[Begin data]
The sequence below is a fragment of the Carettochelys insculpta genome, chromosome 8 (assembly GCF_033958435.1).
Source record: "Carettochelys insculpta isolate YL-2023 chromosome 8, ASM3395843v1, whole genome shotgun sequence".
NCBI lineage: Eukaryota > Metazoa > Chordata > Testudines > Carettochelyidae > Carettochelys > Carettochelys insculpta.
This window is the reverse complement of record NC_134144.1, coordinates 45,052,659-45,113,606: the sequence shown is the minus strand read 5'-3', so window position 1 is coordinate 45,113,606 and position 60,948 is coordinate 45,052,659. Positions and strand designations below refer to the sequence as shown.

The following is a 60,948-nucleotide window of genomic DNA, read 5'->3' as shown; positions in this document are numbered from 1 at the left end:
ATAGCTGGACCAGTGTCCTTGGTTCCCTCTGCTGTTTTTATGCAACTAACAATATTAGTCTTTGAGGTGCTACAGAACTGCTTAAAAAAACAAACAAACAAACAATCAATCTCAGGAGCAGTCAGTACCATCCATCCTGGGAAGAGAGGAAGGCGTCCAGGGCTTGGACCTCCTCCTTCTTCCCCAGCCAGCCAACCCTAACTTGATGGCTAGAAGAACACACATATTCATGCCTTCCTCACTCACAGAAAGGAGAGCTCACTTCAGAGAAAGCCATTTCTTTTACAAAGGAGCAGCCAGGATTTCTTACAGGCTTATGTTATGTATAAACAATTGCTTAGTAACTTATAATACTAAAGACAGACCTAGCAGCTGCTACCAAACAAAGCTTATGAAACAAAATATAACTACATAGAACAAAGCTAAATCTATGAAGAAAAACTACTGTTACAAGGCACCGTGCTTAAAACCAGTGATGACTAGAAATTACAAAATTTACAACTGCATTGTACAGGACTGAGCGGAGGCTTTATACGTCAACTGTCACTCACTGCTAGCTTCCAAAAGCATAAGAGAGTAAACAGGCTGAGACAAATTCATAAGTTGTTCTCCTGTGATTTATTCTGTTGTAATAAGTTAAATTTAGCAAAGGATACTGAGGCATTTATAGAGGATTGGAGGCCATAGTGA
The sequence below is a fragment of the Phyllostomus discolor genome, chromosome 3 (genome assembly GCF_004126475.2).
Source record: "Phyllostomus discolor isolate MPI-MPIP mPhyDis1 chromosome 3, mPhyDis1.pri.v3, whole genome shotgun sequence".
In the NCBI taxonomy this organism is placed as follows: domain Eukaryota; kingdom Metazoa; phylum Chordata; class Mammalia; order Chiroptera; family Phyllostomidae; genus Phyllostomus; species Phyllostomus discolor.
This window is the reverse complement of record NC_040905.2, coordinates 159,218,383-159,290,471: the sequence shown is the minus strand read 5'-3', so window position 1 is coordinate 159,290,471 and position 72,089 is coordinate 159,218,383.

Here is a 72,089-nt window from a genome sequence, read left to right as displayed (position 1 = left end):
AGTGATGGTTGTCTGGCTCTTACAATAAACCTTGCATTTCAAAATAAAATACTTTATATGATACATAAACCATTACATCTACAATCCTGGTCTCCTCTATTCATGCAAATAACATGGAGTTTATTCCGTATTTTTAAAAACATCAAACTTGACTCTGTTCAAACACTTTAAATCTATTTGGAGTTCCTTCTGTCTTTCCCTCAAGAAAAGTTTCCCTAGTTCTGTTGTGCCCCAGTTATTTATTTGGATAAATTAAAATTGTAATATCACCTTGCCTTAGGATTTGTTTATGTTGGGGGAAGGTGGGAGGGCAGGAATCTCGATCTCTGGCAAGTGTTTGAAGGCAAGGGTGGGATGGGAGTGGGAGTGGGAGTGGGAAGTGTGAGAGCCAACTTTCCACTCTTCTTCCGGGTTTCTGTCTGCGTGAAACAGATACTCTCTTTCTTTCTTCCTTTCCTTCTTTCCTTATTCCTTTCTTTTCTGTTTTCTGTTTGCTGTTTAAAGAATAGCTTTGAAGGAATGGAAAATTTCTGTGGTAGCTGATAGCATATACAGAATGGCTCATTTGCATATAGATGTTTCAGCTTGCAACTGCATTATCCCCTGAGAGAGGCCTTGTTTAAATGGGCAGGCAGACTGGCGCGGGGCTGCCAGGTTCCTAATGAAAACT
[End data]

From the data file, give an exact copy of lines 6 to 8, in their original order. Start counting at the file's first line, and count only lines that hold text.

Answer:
ATAGCTGGACCAGTGTCCTTGGTTCCCTCTGCTGTTTTTATGCAACTAACAATATTAGTCTTTGAGGTGCTACAGAACTGCTTAAAAAAACAAACAAACAAACAATCAATCTCAGGAGCAGTCAGTACCATCCATCCTGGGAAGAGAGGAAGGCGTCCAGGGCTTGGACCTCCTCCTTCTTCCCCAGCCAGCCAACCCTAACTTGATGGCTAGAAGAACACACATATTCATGCCTTCCTCACTCACAGAAAGGAGAGCTCACTTCAGAGAAAGCCATTTCTTTTACAAAGGAGCAGCCAGGATTTCTTACAGGCTTATGTTATGTATAAACAATTGCTTAGTAACTTATAATACTAAAGACAGACCTAGCAGCTGCTACCAAACAAAGCTTATGAAACAAAATATAACTACATAGAACAAAGCTAAATCTATGAAGAAAAACTACTGTTACAAGGCACCGTGCTTAAAACCAGTGATGACTAGAAATTACAAAATTTACAACTGCATTGTACAGGACTGAGCGGAGGCTTTATACGTCAACTGTCACTCACTGCTAGCTTCCAAAAGCATAAGAGAGTAAACAGGCTGAGACAAATTCATAAGTTGTTCTCCTGTGATTTATTCTGTTGTAATAAGTTAAATTTAGCAAAGGATACTGAGGCATTTATAGAGGATTGGAGGCCATAGTGA
The sequence below is a fragment of the Phyllostomus discolor genome, chromosome 3 (genome assembly GCF_004126475.2).
Source record: "Phyllostomus discolor isolate MPI-MPIP mPhyDis1 chromosome 3, mPhyDis1.pri.v3, whole genome shotgun sequence".